These findings established that cell transplantation activated hepatic cyclooxygenase pathways during early clearance of transplanted cells from the liver. We found that mechanisms in cyclooxygenase-dependent cell clearance were complex, involving activation of PTGS1 and PTGS2 in native cells, whereas TXA2 or platelets were not involved. Sham-treatment with intrasplenic injection of vehicle alone also induced expression of cyclooxygenase genes, although it should be noteworthy that these components of intravascular perturbations cannot be completely separated from the procedure of cell transplantation. Blockade of PTGS1 and PTGS2 improved cell engraftment in the liver. This effect was mediated through HSC without reversal of ischemia-reperfusion events or phagocyte and macrophage responses after cell transplantation, which was unexpected, and opens new windows in the cellular roles of cyclooxygenase pathways.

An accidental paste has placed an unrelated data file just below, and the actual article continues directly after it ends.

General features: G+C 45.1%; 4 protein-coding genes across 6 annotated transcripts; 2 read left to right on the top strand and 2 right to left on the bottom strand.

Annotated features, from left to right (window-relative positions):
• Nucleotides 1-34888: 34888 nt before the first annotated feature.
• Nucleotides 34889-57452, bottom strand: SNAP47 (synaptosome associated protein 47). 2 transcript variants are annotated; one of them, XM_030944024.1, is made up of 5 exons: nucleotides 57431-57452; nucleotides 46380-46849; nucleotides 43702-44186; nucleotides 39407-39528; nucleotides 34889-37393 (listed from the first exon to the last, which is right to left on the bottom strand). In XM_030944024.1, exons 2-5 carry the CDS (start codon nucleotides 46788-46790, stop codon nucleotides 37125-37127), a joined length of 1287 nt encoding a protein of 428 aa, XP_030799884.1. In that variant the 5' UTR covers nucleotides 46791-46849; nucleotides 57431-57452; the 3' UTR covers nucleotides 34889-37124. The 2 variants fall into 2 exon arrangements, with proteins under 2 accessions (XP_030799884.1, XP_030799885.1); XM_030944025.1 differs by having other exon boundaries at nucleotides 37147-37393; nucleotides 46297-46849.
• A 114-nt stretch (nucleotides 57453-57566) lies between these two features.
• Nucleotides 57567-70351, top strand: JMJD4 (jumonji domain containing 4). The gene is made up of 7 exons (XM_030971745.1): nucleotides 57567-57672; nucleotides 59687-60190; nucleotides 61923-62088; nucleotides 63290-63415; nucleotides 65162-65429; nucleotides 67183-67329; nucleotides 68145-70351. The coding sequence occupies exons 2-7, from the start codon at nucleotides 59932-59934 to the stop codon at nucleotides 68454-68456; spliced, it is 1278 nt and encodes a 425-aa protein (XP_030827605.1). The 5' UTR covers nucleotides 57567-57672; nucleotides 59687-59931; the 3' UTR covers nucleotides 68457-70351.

After transplantation, engraftment of hepatocytes faces multiple hurdles, including microcirculatory alterations,6
with hepatic parenchymal disruption, loss of gap junctions in ischemic areas, and GGT expression as a reflection of oxidative stress and glutathione depletion.16
Since cyclooxygenase mechanisms may regulate hepatic vasculature through local production of PGI2
, or impart cytoprotection against ischemia-induced changes, we examined alterations in these mechanisms. Naproxen or celecoxib did not prevent ischemic injury and GGT expression, indicating that hepatic changes induced by cell transplantation differed from other types of hepatic ischemia, where naproxen or celecoxib showed therapeutic efficacy. 20
The absence of an effect of furegrelate and clopidogrel in doses capable of inhibiting TXAS activity and platelet function, respectively, 21,22
on cell engraftment indicate the insignificance of TXA2 pathways in transplanted cell clearances.
We expected that naproxen and celecoxib will exert their beneficial effects, at least in part, by suppressing hepatic inflammation, especially since these drugs controlled inflammatory liver injury. 23,24